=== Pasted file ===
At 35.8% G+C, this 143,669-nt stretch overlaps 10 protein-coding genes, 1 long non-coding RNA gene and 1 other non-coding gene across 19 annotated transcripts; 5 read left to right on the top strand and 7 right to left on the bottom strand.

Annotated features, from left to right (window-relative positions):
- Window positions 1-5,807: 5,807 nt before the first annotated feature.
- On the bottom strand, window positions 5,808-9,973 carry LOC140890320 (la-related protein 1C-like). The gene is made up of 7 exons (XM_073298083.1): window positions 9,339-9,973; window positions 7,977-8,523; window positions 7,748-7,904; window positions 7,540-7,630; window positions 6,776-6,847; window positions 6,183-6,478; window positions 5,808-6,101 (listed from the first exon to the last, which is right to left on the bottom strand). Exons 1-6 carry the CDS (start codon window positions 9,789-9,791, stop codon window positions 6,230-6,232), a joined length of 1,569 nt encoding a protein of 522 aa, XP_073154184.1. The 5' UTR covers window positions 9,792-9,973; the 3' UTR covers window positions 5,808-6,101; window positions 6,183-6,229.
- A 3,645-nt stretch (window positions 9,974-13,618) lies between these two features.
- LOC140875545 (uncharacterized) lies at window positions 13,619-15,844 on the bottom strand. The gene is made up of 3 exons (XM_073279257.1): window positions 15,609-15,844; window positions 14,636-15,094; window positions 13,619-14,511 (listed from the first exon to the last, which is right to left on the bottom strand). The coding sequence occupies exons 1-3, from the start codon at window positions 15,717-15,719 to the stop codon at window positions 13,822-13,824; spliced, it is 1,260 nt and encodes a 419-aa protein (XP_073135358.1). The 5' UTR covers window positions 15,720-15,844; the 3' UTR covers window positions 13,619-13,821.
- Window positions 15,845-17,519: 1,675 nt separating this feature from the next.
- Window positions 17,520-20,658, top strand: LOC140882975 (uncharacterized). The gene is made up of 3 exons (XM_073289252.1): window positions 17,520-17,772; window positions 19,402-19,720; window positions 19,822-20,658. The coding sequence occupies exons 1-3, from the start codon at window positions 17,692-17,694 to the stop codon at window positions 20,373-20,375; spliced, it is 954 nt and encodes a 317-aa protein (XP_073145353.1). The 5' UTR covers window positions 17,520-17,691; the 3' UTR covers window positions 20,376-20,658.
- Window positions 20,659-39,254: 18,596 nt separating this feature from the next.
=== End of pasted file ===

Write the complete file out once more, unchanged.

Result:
At 35.8% G+C, this 143,669-nt stretch overlaps 10 protein-coding genes, 1 long non-coding RNA gene and 1 other non-coding gene across 19 annotated transcripts; 5 read left to right on the top strand and 7 right to left on the bottom strand.

Annotated features, from left to right (window-relative positions):
- Window positions 1-5,807: 5,807 nt before the first annotated feature.
- On the bottom strand, window positions 5,808-9,973 carry LOC140890320 (la-related protein 1C-like). The gene is made up of 7 exons (XM_073298083.1): window positions 9,339-9,973; window positions 7,977-8,523; window positions 7,748-7,904; window positions 7,540-7,630; window positions 6,776-6,847; window positions 6,183-6,478; window positions 5,808-6,101 (listed from the first exon to the last, which is right to left on the bottom strand). Exons 1-6 carry the CDS (start codon window positions 9,789-9,791, stop codon window positions 6,230-6,232), a joined length of 1,569 nt encoding a protein of 522 aa, XP_073154184.1. The 5' UTR covers window positions 9,792-9,973; the 3' UTR covers window positions 5,808-6,101; window positions 6,183-6,229.
- A 3,645-nt stretch (window positions 9,974-13,618) lies between these two features.
- LOC140875545 (uncharacterized) lies at window positions 13,619-15,844 on the bottom strand. The gene is made up of 3 exons (XM_073279257.1): window positions 15,609-15,844; window positions 14,636-15,094; window positions 13,619-14,511 (listed from the first exon to the last, which is right to left on the bottom strand). The coding sequence occupies exons 1-3, from the start codon at window positions 15,717-15,719 to the stop codon at window positions 13,822-13,824; spliced, it is 1,260 nt and encodes a 419-aa protein (XP_073135358.1). The 5' UTR covers window positions 15,720-15,844; the 3' UTR covers window positions 13,619-13,821.
- Window positions 15,845-17,519: 1,675 nt separating this feature from the next.
- Window positions 17,520-20,658, top strand: LOC140882975 (uncharacterized). The gene is made up of 3 exons (XM_073289252.1): window positions 17,520-17,772; window positions 19,402-19,720; window positions 19,822-20,658. The coding sequence occupies exons 1-3, from the start codon at window positions 17,692-17,694 to the stop codon at window positions 20,373-20,375; spliced, it is 954 nt and encodes a 317-aa protein (XP_073145353.1). The 5' UTR covers window positions 17,520-17,691; the 3' UTR covers window positions 20,376-20,658.
- Window positions 20,659-39,254: 18,596 nt separating this feature from the next.